Cree nation debates potential health risks due to increased oil production
By Clint Buehler
FORT CHIPEWYAN, AB – The incidence of cancer and other serious diseases is worse here than elsewhere . . . or not. This alleged higher incidence is caused by the pollution of water and air by oilsands plants upstream on the Athabasca River . . . or not.
Accusations and denials, anecdotal evidence and “expert” refutations, political pressure vs. economic opportunity-all unresolved (and maybe irresolvable) issues and conflicts that ultimately come down to a stalemate between rampant resource development and the preservation of traditional (and healthy) lifestyle and land use.
The most recent focus on the situation came at Alberta Energy and Utilities Board (AEUB) hearings on the Suncor application to double its production to 500,000 barrels a day.
The Mikisew Cree First Nation here strongly opposed the application, citing its potential damage to traditional land and lifestyle, including spirituality, hunting, fishing, trapping and gathering of herbal medicines. In filing its opposition, the Mikisew acknowledged that its stand could well jeopardize the extensive current and future employment, contract and other economic opportunities afforded by its association with Suncor and other resource development corporations.
The Athabasca Chipewyan First Nation, the other First Nation at Fort Chipewyan, took a different stance, signing an agreement for employment and contracts for its members and affiliated companies, then supporting the Suncor expansion application. Since then, however, the First Nation’s Chief Archie Cyprien has expressed his concerns over health issues in the community.
Countering the concerns of the two First Nations was a report released by Alberta Health and Wellness and the Alberta Cancer Board, entered into evidence at the AEUB hearing, that said “the rates of cholangiocarcinoma, leukemia and lymphoma and other cancers are not elevated among residents in Fort Chipewyan.” The results were based on cancer registry statistics from 1983 to 2005, with main analysis comparing the community to the rest of the province from 1995 to 2005.
Despite that report, however, a steering committee composed of health region officials, community residents, business people and a variety of other stakeholders will continue to pursue the issue.
And the community doctor and medical examiner who sounded the alarm is adamant in defending his conclusions and concerns.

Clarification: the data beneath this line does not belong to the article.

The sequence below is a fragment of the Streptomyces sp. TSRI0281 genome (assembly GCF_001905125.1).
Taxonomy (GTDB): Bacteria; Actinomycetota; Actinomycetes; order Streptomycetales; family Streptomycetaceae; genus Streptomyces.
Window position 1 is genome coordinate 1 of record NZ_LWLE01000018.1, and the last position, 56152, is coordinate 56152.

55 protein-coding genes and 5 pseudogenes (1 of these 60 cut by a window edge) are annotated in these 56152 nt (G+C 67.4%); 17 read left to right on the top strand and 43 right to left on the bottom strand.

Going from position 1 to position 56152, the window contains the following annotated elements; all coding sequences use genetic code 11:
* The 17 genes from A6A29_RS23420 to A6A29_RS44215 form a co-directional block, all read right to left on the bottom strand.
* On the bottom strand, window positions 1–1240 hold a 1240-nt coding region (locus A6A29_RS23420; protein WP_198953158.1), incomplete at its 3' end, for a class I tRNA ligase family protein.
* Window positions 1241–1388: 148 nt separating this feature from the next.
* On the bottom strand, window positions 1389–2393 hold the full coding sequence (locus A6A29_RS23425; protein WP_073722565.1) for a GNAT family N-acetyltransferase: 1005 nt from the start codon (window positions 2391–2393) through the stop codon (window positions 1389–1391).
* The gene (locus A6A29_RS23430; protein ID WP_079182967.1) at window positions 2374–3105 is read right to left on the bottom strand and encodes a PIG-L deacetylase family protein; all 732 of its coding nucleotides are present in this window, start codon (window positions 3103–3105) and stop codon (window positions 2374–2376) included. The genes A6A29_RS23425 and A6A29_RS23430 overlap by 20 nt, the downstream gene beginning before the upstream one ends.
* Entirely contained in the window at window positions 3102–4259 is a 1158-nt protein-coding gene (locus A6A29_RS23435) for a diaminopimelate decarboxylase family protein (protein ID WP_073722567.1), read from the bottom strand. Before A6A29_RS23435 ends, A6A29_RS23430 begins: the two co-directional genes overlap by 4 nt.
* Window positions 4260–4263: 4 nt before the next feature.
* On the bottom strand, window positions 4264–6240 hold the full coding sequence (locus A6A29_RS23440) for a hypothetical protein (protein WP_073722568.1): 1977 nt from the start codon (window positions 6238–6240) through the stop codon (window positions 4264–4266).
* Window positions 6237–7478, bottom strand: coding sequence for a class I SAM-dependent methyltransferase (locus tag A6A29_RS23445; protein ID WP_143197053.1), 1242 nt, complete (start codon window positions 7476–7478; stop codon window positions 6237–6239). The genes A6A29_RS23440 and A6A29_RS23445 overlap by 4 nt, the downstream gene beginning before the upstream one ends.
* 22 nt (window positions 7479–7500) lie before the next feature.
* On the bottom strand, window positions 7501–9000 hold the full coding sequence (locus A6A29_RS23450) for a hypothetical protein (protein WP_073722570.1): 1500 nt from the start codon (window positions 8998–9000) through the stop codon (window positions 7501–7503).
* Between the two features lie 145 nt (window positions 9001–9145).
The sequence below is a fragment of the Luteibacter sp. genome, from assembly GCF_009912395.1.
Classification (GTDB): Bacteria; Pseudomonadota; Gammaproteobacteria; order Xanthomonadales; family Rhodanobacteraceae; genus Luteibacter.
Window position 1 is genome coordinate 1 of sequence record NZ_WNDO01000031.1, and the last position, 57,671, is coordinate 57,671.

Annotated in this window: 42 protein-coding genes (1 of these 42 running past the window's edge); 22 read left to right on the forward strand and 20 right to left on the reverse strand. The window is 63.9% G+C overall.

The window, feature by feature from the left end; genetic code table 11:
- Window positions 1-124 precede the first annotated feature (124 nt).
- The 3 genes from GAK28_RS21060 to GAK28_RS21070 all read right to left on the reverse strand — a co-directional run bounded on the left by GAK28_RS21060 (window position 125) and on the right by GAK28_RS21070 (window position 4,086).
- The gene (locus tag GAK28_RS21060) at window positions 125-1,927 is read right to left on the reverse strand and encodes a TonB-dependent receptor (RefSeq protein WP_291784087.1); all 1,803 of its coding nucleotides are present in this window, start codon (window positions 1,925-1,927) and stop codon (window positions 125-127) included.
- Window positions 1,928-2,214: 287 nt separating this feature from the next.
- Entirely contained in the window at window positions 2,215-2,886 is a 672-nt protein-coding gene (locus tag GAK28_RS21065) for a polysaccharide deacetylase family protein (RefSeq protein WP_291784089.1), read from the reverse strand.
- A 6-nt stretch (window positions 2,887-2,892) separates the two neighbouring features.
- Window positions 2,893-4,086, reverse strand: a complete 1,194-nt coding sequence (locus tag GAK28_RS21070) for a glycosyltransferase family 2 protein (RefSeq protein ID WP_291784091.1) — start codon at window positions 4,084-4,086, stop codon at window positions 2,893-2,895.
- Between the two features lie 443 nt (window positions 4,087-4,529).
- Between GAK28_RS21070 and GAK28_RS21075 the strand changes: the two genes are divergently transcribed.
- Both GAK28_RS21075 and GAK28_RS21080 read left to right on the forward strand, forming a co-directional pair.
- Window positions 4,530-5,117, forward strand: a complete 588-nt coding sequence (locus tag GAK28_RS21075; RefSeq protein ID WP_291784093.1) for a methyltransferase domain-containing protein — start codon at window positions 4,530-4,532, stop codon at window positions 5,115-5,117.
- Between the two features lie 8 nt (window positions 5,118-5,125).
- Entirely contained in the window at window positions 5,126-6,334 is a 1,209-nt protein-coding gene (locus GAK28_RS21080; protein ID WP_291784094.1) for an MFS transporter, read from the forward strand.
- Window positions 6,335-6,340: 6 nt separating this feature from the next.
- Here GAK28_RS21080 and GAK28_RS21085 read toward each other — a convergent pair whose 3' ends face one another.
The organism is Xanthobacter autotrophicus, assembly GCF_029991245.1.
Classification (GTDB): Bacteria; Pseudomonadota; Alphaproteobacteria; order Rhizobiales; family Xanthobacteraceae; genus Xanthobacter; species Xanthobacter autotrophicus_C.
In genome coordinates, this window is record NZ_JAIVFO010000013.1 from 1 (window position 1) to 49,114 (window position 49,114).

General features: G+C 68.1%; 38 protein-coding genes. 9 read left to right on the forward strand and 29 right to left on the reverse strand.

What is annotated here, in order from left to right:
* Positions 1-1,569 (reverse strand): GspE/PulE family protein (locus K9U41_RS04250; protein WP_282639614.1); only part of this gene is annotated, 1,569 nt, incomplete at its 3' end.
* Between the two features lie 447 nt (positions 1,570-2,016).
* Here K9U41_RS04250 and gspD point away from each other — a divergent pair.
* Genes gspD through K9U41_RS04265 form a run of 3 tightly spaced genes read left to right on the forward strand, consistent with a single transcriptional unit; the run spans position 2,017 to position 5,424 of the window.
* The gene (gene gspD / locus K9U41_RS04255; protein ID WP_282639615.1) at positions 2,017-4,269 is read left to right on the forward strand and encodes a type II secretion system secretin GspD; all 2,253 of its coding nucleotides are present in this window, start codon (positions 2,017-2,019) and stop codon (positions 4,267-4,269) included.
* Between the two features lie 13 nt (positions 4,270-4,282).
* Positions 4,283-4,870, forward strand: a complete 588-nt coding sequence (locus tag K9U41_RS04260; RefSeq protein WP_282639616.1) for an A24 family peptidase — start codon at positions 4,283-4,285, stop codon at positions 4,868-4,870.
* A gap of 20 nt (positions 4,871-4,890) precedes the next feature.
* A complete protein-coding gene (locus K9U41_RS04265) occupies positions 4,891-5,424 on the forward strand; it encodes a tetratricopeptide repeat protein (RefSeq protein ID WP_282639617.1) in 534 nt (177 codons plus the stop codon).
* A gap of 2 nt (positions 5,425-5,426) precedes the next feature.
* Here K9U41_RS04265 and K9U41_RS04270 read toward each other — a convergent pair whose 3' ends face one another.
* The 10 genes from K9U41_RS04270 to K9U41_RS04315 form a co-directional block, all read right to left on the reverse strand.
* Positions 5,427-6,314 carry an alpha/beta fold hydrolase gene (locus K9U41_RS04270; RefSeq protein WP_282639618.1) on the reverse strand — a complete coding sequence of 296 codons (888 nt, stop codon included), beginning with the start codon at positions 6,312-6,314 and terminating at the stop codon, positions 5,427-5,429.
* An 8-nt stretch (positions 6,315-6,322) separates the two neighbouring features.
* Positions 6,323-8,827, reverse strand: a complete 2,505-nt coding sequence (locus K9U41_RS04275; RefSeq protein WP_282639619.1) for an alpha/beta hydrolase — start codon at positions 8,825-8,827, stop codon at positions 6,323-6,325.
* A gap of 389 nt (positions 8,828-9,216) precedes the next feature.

Shortly after Dr. John O’Connor arrived in the community in 2001, he diagnosed a patient with a rare cancer of the bile duct. After some research, he concluded that three to five residents had died of that rare disease (cholangiocarcinoma) over the past five years in a community with a population of 1,200.
That disease normally occurs at the rate of one in 100,000, so the number of cases in Fort Chipewyan would normally be expected in a city the size of Halifax.
What is even more telling is that none of the other communities Dr. O’Connor visited in the area experience the health problems such as leukemia, lymphoma, colon cancer, cervical cancer, lupus and Graves’ disease. Further, none of the other communities in the area draw their water from the Athabasca River, reinforcing the suspicions of some that waste water from the many oilsands plants upstream are the cause of the problem.
“We have to deal with this, and we have to deal with it now,” says Chief Cyprien.
The Fort Chip health situation is one of the more dramatic issues in a much larger dispute over the proliferation of oil sands plants in place, under construction or planned for the near future.
It is estimated that oilsands and other resource development activity in northern Alberta will directly impact more than 20 percent of the total area of the province, most of it treasured boreal forest, and the habitat of many species of animals, birds and fish, an environmental treasure in themselves, and integral to the traditional lifestyle of the indigenous people of the area.
One of the conditions for open pit mining of the oilsands is that the overburden removed in the process is restored, and plant life replaced. There is a perception that this restoration has been ineffective in that plant life is too slowly recovering, and the habitat will not be adequate for birds and animals to return significantly for many years.
Critics such as the Pembina Institute’s Energy Watch warn that expansion is so rapid and so extensive that resulting damage to the eco-system may irreparable if that development is not slowed and staged more responsibly. One critical factor is the enormous amount of water required for oilsands plants, and the long-term impact that will have not just for the area, but for everyone everywhere linked to that water system.
And the concern doesn’t stop there.
The City of Fort McMurray is strained beyond its means to provide the infrastructure required by its constantly booming population-housing, roads, medical services, schools, water, sewers, recreation facilities, etc.
The Member of the Alberta Legislature (MLA) for the area, Guy Boutilier, is put in the position of being a master juggler. As Alberta environment minister, he is supposed to be stweward of the eco-system. As MLA he is charged with ensuring adequate infrastructure. As a member of the Alberta Cabinet, he is expected to support the industries-many of them in his riding-that have contributed unprecedented revenue to the province and enabled it not only to operate with a surplus each year, but to retire its debt.
Who’s right? Who’s wrong? Time will certainly tell.